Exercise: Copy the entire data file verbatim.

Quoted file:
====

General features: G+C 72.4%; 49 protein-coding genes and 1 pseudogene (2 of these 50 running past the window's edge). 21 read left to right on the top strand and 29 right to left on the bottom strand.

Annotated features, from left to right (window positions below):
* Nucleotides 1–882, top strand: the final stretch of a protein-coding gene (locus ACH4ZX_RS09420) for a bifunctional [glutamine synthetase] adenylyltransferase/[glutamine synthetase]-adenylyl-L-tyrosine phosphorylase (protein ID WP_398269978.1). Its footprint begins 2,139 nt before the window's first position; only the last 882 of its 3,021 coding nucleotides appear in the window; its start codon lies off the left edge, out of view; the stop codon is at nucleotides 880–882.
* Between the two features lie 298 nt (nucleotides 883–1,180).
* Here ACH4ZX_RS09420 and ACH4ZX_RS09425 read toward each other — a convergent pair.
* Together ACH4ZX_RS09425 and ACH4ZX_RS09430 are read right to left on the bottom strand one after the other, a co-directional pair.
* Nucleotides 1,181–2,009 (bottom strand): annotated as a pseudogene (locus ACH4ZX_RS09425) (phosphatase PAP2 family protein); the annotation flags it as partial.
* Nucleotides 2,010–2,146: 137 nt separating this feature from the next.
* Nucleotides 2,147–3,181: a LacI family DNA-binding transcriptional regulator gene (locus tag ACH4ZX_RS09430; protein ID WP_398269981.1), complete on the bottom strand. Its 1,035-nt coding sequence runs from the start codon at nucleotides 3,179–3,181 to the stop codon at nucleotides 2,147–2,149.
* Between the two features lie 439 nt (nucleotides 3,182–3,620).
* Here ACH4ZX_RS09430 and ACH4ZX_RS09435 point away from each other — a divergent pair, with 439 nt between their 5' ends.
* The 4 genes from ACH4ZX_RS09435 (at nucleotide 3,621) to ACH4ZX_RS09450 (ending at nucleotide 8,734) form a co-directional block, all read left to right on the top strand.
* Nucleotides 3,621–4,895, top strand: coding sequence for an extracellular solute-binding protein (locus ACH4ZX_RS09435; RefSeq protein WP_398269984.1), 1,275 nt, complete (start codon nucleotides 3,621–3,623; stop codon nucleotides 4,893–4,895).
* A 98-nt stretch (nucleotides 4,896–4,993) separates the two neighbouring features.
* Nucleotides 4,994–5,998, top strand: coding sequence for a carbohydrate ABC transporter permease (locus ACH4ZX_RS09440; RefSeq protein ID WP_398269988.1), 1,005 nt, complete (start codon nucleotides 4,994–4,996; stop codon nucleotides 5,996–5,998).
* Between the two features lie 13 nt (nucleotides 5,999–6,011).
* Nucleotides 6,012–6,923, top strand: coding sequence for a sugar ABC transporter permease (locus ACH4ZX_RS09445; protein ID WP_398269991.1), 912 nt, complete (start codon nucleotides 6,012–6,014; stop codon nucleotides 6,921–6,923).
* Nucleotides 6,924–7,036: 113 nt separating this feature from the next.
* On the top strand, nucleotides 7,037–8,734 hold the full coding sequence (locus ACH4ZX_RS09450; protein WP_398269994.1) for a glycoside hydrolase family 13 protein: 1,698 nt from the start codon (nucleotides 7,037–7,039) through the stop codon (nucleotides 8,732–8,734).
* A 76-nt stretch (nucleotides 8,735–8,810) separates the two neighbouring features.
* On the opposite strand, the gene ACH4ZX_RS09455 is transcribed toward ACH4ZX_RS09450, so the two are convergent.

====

General features: G+C 72.4%; 49 protein-coding genes and 1 pseudogene (2 of these 50 running past the window's edge). 21 read left to right on the top strand and 29 right to left on the bottom strand.

Annotated features, from left to right (window positions below):
* Nucleotides 1–882, top strand: the final stretch of a protein-coding gene (locus ACH4ZX_RS09420) for a bifunctional [glutamine synthetase] adenylyltransferase/[glutamine synthetase]-adenylyl-L-tyrosine phosphorylase (protein ID WP_398269978.1). Its footprint begins 2,139 nt before the window's first position; only the last 882 of its 3,021 coding nucleotides appear in the window; its start codon lies off the left edge, out of view; the stop codon is at nucleotides 880–882.
* Between the two features lie 298 nt (nucleotides 883–1,180).
* Here ACH4ZX_RS09420 and ACH4ZX_RS09425 read toward each other — a convergent pair.
* Together ACH4ZX_RS09425 and ACH4ZX_RS09430 are read right to left on the bottom strand one after the other, a co-directional pair.
* Nucleotides 1,181–2,009 (bottom strand): annotated as a pseudogene (locus ACH4ZX_RS09425) (phosphatase PAP2 family protein); the annotation flags it as partial.
* Nucleotides 2,010–2,146: 137 nt separating this feature from the next.
* Nucleotides 2,147–3,181: a LacI family DNA-binding transcriptional regulator gene (locus tag ACH4ZX_RS09430; protein ID WP_398269981.1), complete on the bottom strand. Its 1,035-nt coding sequence runs from the start codon at nucleotides 3,179–3,181 to the stop codon at nucleotides 2,147–2,149.
* Between the two features lie 439 nt (nucleotides 3,182–3,620).
* Here ACH4ZX_RS09430 and ACH4ZX_RS09435 point away from each other — a divergent pair, with 439 nt between their 5' ends.
* The 4 genes from ACH4ZX_RS09435 (at nucleotide 3,621) to ACH4ZX_RS09450 (ending at nucleotide 8,734) form a co-directional block, all read left to right on the top strand.
* Nucleotides 3,621–4,895, top strand: coding sequence for an extracellular solute-binding protein (locus ACH4ZX_RS09435; RefSeq protein WP_398269984.1), 1,275 nt, complete (start codon nucleotides 3,621–3,623; stop codon nucleotides 4,893–4,895).
* A 98-nt stretch (nucleotides 4,896–4,993) separates the two neighbouring features.
* Nucleotides 4,994–5,998, top strand: coding sequence for a carbohydrate ABC transporter permease (locus ACH4ZX_RS09440; RefSeq protein ID WP_398269988.1), 1,005 nt, complete (start codon nucleotides 4,994–4,996; stop codon nucleotides 5,996–5,998).
* Between the two features lie 13 nt (nucleotides 5,999–6,011).
* Nucleotides 6,012–6,923, top strand: coding sequence for a sugar ABC transporter permease (locus ACH4ZX_RS09445; protein ID WP_398269991.1), 912 nt, complete (start codon nucleotides 6,012–6,014; stop codon nucleotides 6,921–6,923).
* Nucleotides 6,924–7,036: 113 nt separating this feature from the next.
* On the top strand, nucleotides 7,037–8,734 hold the full coding sequence (locus ACH4ZX_RS09450; protein WP_398269994.1) for a glycoside hydrolase family 13 protein: 1,698 nt from the start codon (nucleotides 7,037–7,039) through the stop codon (nucleotides 8,732–8,734).
* A 76-nt stretch (nucleotides 8,735–8,810) separates the two neighbouring features.
* On the opposite strand, the gene ACH4ZX_RS09455 is transcribed toward ACH4ZX_RS09450, so the two are convergent.